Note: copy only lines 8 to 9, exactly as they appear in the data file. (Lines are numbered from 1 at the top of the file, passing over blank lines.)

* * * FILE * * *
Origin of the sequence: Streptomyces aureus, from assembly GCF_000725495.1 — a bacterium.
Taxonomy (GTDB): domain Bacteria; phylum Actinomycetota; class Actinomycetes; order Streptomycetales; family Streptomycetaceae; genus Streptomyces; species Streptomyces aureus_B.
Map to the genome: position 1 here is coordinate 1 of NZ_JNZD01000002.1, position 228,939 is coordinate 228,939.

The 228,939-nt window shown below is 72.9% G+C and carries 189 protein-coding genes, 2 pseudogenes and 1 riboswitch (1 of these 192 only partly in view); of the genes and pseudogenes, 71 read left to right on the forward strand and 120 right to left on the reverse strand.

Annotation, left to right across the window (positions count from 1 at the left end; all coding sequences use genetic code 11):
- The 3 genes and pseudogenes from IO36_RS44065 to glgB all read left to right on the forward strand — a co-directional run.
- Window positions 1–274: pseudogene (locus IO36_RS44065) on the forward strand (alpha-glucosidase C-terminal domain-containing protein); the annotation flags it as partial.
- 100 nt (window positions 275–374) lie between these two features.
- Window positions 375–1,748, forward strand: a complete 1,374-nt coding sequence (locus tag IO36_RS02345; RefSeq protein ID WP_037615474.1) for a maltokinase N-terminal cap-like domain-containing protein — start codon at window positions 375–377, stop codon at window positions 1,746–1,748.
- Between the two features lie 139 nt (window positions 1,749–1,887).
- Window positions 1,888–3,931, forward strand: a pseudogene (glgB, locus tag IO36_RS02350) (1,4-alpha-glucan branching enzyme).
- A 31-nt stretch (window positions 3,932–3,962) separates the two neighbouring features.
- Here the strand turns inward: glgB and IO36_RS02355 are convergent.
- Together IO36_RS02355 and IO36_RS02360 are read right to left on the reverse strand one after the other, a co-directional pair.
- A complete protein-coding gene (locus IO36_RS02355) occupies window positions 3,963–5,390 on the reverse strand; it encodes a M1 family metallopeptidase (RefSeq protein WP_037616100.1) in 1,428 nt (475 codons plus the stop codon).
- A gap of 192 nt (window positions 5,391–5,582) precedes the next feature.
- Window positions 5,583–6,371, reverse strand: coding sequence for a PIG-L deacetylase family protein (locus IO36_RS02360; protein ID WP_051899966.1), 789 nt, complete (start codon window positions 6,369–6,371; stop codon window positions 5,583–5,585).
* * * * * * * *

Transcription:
- 100 nt (window positions 275–374) lie between these two features.
- Window positions 375–1,748, forward strand: a complete 1,374-nt coding sequence (locus tag IO36_RS02345; RefSeq protein ID WP_037615474.1) for a maltokinase N-terminal cap-like domain-containing protein — start codon at window positions 375–377, stop codon at window positions 1,746–1,748.